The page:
How IGN tile servers work?

In my previous blog article I introduced an IGN – Google Maps integration library. In this post I want to explain how IGN map server interface.

IGN ‘chops’ the world into small square tiles 256 x 256 pixel each. The size is equal to Google map tiles. Image format is JPG (Google uses PNG images).

There are 5 tile servers (as for 2011.04.11) – tsN.iberpix.ign.es, where 0 <= N <= 4. The tile URL is composed in the following manner:
http://ts|tile server index|.iberpix.ign.es/tileserver/n=|map type|;z=|UTM zone|;r=|map scale|;i=|tile x coordinate|;j=|tile y coordinate|.jpg

where:

  • tile server index – as commented before
  • map type – topo map identifiers useful for outdoor activities:
    • 1:1,000,000 – mapa_millon
    • 1:200,000 – mapa_mtn200
    • 1:50,000 – mapa_mtn50
    • 1:25,000 – mapa_mtn25
  • UTM zone – just the number, without hemishere designator and latitude band. Mainland Spain range: 29-31, Canary Islands: 27-28
  • map scale – Map scale pixels per meter multiplied by 1000. Must be a power of 2. The highest value that works (according to my checks) is 2048000 (2,048 m/px), the lowest is 1000 (1 m/px)
  • tile x-y coordinates – cartesian coordinates of a tile (in a propietary IGN coordinate system). More on this later in this article

An example of a tile: http://ts0.iberpix.ign.es/tileserver/n=mapa_millon;z=30;r=256000;i=5;j=68.jpg

How to calculate tile (cartesian) coordinates?

IGN uses UTM (Universal Transverse Mercator) coordinate system indirectly to calculate tile (x, y) references.

Flash introduction to UTM – it “flattens” the earth surface into zones (where we assume that the surface is not spherical but flat). To reference an earth point with an UTM coordinate, you need three numbers: UTM zone (reference to the grid rectangle), x and y. x gives you the distance from the central meridian of each zone (“false easting”) in meters. The zone meridian has a fixed (artificial) value of 500,000 (to avoid negative coordinates). y gives you the distance from earth’s equator (in meters too). As you see, using UTM is useful to get a grasp of distances (if point A’s UTM coordinates are (500,000, 2,000,000) and B’s (500,000, 2,001,000) they are 1000 m = 1 km away).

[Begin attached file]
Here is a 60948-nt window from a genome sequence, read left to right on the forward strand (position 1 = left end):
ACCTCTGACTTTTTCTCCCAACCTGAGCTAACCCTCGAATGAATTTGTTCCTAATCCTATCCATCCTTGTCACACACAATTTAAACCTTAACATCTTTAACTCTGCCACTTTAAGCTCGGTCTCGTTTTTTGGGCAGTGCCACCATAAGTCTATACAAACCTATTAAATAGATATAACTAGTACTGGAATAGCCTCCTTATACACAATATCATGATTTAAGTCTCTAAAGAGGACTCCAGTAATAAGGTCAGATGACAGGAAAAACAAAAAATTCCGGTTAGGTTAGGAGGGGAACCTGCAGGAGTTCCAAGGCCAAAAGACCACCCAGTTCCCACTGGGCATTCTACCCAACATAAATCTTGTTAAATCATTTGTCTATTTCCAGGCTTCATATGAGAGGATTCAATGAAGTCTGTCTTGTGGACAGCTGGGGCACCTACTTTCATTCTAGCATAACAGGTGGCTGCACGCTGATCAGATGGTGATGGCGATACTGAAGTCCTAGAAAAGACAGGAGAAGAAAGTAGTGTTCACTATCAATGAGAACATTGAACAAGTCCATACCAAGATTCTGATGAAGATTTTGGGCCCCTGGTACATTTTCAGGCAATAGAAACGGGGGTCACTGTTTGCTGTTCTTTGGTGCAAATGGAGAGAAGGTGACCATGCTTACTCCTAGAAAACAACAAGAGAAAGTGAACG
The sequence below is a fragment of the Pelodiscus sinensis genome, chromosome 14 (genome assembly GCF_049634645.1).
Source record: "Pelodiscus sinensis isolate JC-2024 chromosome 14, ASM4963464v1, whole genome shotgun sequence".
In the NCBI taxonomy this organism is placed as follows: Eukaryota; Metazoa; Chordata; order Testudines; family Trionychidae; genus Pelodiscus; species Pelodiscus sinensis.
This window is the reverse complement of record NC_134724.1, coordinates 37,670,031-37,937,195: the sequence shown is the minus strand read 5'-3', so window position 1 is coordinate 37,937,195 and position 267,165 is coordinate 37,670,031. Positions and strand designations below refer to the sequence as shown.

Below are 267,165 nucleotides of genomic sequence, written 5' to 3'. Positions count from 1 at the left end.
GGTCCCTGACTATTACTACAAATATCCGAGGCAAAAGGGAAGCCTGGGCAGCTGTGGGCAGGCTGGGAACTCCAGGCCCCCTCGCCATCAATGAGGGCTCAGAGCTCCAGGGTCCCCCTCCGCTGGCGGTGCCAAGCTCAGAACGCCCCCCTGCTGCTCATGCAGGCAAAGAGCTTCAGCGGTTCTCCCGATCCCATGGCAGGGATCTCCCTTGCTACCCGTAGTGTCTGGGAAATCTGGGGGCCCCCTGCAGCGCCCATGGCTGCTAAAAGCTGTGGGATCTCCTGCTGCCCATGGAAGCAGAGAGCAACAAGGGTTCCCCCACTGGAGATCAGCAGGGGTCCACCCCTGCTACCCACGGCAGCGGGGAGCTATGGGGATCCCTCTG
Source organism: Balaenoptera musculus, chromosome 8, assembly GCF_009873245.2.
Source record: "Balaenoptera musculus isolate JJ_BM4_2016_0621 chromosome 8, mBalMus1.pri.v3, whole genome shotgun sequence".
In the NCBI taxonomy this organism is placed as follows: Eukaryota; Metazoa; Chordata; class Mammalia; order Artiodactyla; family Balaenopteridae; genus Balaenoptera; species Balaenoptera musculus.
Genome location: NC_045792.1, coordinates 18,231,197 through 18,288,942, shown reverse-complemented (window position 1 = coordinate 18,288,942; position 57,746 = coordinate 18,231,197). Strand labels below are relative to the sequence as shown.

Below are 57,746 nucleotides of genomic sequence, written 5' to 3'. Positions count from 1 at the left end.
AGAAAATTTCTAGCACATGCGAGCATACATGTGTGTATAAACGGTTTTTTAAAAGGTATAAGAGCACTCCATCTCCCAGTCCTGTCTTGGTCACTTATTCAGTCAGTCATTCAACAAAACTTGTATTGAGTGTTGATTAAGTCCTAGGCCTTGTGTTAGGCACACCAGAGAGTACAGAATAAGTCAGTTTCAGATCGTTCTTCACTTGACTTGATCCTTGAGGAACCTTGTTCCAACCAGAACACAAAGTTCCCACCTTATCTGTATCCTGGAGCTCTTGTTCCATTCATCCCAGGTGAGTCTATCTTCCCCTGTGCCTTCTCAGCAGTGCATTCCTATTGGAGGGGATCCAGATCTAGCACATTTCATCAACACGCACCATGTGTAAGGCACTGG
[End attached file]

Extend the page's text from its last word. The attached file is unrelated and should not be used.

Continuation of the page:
The IGN tile coordinate is based on the UTM coordinate of the lower left pixel and map scale (in meters per pixel). Lower left pixel of the (0, 0) IGN tile corresponds to (0, 0) UTM point. Since each tile has 256 pixels, it represents the world fragment in a scale and UTM coordinate unit is meter, (1, 1) tile’s lower left pixel corresponds to:

(1 * 256 [px] * scale [m/px], 1 * 256 [px] * scale [m/px]) UTM point.

e.g. for 128 m/px scale, (1, 1) tile’s lower left pixel UTM is (32768, 32768).

generalizing, for given a (i, j) tile and scale, lower left pixel UTM is:

(i * 256 [px] * scale [m/px], j * 256 [px] * scale [m/px])

To calculate tile IGN coordinates (given a tile scale) that cover a point with given UTM coordinates:
(floor(x / (256 [px] * scale [m/px])), floor(y / (256 [px] * scale [m/px])))

Notice that x UTM coordinates can be negative and thus tile coordinates. UTM (-1, 4000000) point (lat-lng: 36.01619ºN, 8.54615ºW) in the 30N zone is legal, although it lies outside of the zone (which spans from 6ºW to 0º). It’s supported by the IGN tile server – it can return tiles covering areas outside of an UTM zone, although with higher projection errors.